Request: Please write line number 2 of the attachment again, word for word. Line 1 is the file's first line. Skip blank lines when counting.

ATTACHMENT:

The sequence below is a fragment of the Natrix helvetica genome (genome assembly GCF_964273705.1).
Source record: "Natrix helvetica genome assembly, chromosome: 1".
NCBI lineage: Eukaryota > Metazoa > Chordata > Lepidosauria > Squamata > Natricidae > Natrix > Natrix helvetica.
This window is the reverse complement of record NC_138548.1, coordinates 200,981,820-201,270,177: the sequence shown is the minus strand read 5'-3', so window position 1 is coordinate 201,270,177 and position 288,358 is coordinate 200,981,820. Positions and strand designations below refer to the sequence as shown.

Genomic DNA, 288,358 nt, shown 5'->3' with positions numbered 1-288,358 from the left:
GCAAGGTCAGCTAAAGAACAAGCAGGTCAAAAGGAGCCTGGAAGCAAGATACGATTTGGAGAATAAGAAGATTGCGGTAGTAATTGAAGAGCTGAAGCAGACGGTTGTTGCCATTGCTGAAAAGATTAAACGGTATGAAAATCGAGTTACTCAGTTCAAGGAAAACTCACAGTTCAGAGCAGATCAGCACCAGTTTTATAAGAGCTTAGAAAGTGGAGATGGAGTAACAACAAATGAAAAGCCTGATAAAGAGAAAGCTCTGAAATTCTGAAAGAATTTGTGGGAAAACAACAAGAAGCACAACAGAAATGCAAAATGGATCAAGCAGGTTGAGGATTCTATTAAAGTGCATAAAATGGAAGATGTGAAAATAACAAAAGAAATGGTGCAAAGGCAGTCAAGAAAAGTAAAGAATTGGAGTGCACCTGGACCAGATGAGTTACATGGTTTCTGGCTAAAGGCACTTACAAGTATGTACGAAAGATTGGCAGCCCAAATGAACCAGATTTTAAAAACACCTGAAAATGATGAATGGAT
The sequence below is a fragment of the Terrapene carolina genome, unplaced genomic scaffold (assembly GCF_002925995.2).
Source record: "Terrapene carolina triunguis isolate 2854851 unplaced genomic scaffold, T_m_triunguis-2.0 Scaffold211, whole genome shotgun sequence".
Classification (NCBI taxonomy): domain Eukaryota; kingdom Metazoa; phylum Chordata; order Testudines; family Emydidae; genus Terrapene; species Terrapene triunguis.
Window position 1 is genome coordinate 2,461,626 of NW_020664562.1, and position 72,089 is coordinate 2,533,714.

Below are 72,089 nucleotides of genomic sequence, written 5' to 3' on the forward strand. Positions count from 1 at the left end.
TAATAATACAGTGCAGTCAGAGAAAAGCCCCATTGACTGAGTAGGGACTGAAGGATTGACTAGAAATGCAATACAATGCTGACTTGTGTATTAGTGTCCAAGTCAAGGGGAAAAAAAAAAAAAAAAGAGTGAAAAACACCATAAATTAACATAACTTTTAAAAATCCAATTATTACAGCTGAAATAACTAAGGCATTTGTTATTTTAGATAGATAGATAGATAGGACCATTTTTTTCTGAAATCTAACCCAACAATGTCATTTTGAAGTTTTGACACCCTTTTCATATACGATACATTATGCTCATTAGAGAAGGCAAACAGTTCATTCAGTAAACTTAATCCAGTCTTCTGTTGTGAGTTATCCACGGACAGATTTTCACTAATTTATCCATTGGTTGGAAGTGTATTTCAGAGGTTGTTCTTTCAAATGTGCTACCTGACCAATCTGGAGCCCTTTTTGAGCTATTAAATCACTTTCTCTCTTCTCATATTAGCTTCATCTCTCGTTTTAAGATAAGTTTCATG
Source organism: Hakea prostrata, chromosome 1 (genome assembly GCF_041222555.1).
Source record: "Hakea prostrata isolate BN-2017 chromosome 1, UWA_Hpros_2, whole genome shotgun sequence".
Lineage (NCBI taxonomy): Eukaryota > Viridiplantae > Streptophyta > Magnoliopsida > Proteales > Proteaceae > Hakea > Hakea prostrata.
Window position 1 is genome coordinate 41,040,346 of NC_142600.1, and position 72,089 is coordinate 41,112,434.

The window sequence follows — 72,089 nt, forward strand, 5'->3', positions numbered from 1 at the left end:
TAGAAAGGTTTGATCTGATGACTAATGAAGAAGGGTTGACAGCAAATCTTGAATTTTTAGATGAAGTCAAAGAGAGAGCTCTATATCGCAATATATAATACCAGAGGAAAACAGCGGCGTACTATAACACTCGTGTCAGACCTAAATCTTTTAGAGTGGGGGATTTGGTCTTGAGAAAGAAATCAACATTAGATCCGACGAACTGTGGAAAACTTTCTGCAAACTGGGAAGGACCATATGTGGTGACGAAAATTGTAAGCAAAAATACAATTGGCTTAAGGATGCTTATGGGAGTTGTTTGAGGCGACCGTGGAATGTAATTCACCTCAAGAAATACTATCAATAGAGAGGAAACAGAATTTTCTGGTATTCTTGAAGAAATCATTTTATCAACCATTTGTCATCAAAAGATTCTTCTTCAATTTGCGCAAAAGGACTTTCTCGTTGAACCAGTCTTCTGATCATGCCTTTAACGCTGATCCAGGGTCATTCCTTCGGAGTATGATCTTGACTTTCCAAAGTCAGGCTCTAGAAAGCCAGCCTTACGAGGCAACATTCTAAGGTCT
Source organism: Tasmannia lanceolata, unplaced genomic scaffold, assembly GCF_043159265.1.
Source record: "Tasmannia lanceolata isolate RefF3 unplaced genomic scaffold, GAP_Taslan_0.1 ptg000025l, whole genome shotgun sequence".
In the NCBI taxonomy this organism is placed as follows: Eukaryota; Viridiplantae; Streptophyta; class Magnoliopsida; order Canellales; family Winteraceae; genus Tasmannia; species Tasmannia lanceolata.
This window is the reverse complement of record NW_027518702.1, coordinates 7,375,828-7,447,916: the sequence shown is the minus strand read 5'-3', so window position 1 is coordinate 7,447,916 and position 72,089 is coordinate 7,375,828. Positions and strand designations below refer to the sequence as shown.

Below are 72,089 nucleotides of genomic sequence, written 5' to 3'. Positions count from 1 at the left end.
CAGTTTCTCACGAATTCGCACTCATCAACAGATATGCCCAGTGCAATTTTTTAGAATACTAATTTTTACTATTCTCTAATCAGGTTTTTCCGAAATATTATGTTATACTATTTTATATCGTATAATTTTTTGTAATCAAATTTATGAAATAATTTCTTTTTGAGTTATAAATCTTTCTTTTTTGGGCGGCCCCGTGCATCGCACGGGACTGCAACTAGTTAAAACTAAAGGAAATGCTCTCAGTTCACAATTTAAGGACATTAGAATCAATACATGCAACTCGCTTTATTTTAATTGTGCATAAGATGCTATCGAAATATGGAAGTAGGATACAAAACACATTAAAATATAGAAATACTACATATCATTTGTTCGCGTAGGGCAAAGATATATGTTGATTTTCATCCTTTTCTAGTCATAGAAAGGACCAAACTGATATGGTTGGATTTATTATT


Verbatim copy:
Source record: "Natrix helvetica genome assembly, chromosome: 1".